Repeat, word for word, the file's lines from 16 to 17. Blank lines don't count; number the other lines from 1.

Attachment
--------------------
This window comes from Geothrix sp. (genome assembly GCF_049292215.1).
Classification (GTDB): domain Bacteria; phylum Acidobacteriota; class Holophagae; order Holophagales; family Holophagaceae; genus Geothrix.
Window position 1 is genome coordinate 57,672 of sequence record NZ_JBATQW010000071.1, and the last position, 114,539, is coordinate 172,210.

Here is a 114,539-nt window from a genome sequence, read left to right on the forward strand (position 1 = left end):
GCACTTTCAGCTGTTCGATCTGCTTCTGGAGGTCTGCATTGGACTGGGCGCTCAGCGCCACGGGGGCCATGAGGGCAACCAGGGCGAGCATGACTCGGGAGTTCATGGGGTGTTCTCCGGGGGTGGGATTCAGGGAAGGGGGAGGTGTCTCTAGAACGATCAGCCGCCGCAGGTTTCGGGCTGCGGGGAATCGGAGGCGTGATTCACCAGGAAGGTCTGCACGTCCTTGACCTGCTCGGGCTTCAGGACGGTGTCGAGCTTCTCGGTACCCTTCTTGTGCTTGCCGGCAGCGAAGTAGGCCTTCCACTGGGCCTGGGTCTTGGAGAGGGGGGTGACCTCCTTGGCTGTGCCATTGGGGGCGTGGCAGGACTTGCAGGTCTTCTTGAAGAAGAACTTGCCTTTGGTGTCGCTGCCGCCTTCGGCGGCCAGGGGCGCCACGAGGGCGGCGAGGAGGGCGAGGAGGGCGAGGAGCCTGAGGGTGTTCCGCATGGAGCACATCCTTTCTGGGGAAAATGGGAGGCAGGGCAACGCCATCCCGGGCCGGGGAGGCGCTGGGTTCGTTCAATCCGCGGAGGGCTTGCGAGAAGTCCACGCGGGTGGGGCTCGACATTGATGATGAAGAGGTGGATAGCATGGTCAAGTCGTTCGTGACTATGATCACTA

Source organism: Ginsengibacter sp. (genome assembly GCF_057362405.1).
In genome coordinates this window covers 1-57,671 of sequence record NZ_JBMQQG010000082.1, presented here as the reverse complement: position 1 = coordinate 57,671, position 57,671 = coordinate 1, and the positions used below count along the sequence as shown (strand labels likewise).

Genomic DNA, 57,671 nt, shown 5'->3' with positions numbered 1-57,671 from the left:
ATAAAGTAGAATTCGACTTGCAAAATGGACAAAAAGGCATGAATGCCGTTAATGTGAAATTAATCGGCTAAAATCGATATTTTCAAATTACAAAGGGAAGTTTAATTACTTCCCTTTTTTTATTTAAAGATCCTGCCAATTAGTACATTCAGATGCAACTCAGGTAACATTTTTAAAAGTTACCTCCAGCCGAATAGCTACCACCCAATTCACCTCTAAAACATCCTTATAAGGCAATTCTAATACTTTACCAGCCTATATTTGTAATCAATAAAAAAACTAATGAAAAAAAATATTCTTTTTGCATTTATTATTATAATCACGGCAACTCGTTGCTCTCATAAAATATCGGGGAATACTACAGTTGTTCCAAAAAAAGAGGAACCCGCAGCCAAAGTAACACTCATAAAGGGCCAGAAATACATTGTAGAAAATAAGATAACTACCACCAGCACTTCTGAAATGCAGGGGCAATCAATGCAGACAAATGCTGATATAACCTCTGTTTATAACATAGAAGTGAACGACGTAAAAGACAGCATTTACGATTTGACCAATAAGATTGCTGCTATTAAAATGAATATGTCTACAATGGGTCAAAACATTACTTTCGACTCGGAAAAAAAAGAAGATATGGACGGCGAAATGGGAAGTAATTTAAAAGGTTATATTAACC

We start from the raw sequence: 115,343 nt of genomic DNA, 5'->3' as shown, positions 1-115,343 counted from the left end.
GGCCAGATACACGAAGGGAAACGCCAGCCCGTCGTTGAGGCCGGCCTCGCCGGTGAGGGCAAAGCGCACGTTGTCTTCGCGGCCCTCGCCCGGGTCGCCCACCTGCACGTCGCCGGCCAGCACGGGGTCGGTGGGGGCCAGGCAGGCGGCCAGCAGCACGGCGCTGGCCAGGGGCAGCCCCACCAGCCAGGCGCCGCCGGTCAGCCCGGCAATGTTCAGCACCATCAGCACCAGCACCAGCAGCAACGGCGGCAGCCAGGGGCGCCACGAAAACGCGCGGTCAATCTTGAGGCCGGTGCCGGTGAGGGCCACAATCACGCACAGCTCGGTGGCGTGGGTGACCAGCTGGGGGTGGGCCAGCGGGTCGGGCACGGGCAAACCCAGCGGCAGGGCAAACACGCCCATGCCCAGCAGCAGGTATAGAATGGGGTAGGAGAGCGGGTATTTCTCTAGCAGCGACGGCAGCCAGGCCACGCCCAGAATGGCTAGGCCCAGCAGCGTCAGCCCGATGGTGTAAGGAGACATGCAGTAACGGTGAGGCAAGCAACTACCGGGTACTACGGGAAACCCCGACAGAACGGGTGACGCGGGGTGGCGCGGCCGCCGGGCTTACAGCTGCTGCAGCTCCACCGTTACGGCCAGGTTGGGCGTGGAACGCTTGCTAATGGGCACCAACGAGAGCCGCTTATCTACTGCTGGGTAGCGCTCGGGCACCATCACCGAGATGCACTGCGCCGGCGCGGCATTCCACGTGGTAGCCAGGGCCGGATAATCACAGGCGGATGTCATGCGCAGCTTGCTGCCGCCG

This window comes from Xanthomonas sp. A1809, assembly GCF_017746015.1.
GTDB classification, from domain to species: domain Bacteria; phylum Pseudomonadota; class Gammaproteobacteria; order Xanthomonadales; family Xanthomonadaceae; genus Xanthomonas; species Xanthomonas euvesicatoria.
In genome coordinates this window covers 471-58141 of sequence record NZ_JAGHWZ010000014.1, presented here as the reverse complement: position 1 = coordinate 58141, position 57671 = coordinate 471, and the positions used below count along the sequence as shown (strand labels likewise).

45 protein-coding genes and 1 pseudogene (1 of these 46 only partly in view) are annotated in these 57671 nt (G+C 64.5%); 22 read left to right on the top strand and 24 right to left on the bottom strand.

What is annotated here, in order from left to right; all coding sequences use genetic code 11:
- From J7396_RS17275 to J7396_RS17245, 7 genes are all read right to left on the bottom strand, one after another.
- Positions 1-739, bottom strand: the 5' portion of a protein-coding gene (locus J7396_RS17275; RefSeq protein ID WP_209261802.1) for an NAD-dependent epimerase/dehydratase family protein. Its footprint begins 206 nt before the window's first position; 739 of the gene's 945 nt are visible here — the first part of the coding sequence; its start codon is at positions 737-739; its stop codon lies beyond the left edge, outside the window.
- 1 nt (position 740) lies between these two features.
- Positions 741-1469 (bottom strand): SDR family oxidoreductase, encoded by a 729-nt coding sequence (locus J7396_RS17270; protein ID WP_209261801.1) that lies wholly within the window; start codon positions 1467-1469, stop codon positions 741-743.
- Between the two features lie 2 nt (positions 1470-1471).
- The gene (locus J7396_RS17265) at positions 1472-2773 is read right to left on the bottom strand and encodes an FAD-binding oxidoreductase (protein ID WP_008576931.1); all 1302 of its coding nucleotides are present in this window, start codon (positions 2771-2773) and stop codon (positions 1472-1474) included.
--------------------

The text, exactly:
What is annotated here, in order from left to right; all coding sequences use genetic code 11:
- From J7396_RS17275 to J7396_RS17245, 7 genes are all read right to left on the bottom strand, one after another.